There are some programs that help the Questlord in creating maps. Although the Questlord may use any method of creating, uploading, and resizing maps, two of the ones above are free and can be accessed by everyone. This section describes the basic functions of these programs to make it as easy as possible for the Questlord. Questlords - Encounters
Creating Maps: The Dungeoncrafter is a simple and easy to use map-making program that everyone can download. On the right side of the screen you will see the "Download Section" where you can download the program. You might also be interested in the "Customs" links on the right side which have additional tile sets (desert, ice, lava, etc etc).
Once installed, you can begin creating maps. It is very simple. On the left side you can see a handful of tiles. Just choose one and click on the white field that dominates the center of the screen. The chosen tile appears. Right click on it and it disappears again. You can pick other tiles from the same "set" by switching between the "Tile", "Furniture", and "Various" folder. You can switch to another set by using the drop-down menue next to "Tileset:" and pick another one. Your downloaded custom tiles can be accesses via the "Custom" drop-down option which let's you browse through your harddisc.
On the top left side you can see four arrows next to the display with your current tile. By clicking on them you can turn the tiles in case you want the door facing in another direction. There is also a button called "Mode". Here, you can switch between "Tiles", "Walls", and "Doors". Walls and Doors always need to be placed on the corner of a tile. Note that outdoor tiles have no visible square so you need to place 'walls' around each tile so that the 5ft squares are visible. Another interesting feature is the "Insert text" option under "Tools" in the top bar. Just click on it, then click on a spot on the map, and write the text you want to appear into the box. You can change color, size, and font, if you like. Finally, you need to save your finished map. Click on "Save As" under "File", enter a name, and save it onto your harddisc. Finished.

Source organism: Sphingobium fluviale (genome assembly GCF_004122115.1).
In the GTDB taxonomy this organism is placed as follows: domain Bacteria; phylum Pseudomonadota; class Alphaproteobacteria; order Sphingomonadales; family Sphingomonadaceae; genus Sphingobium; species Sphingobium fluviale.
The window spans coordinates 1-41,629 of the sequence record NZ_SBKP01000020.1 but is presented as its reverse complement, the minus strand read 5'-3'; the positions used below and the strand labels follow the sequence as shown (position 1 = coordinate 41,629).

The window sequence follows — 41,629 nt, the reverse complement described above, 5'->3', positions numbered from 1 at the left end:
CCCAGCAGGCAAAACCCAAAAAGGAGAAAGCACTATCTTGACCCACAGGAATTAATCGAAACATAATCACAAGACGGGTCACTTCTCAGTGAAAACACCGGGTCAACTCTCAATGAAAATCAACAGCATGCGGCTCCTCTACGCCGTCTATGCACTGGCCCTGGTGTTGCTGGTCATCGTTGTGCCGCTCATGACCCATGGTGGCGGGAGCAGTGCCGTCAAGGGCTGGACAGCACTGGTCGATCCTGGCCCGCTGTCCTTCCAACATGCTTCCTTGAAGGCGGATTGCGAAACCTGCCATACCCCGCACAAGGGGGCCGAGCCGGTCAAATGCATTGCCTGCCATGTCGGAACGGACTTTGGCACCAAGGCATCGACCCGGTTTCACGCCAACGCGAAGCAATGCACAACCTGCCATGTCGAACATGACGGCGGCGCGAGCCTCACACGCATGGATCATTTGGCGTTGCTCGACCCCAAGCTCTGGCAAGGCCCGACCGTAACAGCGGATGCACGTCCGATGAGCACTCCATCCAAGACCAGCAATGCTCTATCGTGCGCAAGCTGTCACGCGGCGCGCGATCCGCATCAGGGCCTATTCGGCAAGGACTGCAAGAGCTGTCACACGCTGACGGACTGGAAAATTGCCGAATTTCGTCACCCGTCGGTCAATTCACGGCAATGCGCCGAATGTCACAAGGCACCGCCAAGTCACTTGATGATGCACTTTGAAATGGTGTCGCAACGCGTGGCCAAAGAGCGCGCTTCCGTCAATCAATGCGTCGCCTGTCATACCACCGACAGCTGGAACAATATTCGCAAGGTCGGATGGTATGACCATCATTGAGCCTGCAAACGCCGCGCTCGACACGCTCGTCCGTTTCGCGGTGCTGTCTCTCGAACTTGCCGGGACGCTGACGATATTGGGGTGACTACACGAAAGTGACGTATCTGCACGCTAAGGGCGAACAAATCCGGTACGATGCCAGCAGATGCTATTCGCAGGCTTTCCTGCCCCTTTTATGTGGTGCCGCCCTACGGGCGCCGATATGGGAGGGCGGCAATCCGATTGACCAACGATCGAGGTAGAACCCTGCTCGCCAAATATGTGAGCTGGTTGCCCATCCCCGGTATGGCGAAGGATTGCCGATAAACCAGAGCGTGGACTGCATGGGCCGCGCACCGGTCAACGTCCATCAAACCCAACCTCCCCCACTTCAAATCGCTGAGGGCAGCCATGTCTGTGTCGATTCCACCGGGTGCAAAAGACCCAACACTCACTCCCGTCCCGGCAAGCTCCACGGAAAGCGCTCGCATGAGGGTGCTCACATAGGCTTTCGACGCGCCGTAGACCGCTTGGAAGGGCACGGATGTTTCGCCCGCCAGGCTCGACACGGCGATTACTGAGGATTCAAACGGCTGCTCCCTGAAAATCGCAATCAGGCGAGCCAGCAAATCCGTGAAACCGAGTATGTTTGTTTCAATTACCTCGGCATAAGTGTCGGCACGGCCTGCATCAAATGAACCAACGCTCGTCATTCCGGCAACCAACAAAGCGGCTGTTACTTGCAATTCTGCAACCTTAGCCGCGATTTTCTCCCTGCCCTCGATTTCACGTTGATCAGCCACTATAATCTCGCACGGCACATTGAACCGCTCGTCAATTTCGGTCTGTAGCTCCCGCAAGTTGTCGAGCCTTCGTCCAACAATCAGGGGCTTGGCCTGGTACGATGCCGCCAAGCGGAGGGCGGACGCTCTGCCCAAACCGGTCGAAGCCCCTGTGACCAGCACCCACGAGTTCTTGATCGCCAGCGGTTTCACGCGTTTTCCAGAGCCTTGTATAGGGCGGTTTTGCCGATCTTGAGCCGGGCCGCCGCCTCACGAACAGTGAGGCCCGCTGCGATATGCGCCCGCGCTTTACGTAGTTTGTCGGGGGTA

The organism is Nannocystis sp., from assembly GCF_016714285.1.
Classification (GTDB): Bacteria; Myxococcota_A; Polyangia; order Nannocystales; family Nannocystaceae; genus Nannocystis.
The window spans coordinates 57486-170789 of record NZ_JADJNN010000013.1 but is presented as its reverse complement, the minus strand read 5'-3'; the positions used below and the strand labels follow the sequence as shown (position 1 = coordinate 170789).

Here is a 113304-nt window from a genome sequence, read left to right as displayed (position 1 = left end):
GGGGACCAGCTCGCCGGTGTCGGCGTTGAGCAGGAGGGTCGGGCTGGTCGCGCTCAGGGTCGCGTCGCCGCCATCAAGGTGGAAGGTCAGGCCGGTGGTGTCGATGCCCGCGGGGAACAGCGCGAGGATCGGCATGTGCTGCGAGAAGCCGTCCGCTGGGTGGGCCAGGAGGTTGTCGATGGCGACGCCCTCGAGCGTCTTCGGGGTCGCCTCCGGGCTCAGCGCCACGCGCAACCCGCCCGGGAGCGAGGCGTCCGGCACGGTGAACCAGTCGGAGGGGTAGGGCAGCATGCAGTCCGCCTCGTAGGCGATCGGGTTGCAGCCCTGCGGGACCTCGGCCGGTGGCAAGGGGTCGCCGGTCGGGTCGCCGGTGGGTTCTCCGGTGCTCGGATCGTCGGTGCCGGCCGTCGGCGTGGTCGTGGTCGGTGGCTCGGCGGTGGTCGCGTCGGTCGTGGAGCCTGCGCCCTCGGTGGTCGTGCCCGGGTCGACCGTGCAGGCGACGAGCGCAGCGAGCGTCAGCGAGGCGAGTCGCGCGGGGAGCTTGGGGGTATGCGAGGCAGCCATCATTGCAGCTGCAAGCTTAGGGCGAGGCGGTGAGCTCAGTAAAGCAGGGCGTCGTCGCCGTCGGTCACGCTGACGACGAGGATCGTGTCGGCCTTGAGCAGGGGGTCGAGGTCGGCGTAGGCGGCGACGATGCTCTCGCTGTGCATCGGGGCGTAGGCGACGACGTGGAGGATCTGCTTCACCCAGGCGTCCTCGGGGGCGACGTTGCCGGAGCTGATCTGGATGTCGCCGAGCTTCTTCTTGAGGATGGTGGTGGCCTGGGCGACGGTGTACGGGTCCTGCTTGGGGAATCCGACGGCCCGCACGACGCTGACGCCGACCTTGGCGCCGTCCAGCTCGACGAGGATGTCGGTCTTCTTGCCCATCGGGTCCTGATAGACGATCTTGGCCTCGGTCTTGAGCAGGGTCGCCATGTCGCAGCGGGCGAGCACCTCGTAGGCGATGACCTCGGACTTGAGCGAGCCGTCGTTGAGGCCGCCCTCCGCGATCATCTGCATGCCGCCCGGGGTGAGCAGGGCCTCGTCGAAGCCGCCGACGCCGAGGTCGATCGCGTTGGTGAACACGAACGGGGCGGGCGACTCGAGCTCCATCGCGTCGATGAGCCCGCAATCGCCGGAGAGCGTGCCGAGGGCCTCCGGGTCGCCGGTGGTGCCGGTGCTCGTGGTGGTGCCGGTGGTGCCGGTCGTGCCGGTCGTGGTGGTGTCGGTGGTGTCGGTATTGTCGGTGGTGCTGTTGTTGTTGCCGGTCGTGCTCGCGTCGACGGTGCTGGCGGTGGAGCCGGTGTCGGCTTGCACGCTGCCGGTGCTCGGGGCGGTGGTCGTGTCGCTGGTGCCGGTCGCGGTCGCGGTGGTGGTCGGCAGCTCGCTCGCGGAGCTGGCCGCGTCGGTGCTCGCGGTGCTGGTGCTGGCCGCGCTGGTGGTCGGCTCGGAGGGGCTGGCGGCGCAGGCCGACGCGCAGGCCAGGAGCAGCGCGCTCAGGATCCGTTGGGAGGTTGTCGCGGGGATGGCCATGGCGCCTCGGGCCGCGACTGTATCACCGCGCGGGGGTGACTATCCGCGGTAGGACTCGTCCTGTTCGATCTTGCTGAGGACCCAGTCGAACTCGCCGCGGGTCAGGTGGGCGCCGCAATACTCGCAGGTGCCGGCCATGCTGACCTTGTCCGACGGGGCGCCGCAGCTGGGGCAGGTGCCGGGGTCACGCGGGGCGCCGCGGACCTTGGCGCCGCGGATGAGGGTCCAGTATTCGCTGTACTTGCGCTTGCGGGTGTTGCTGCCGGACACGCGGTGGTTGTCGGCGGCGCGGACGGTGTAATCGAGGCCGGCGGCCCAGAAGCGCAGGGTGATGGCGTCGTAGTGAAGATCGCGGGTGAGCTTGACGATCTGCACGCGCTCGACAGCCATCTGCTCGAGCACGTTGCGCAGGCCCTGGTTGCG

The CoCo Mapmaker: The CoCo Mapmaker has removed, for the most part, the need to host your own maps and for image manipulation. Check it out to see if it will suit your needs. If it doesn't, and the features would be nice to have in the code - send the GM a PM and he'll talk with the developer.
Hosting Maps: You will need a method to upload pictures (your maps) onto the internet which you can then link into your Quest. If you do not have your own homepage, you can use this program: Photobucket. It is very easy to use. You need to sign up and log in. You will automatically be forwarded to the "Add Pictures" section. Just click on "Browse" and find the map that you saved on your harddisc; click "Submit" The map will then be uploaded. The uploaded map should appear below, along with the URL for the picture which you can now link to your quest. That's all. One last request: please convert .bmp maps into .jpg maps before uploading them because bitmap is 20 times larger in size.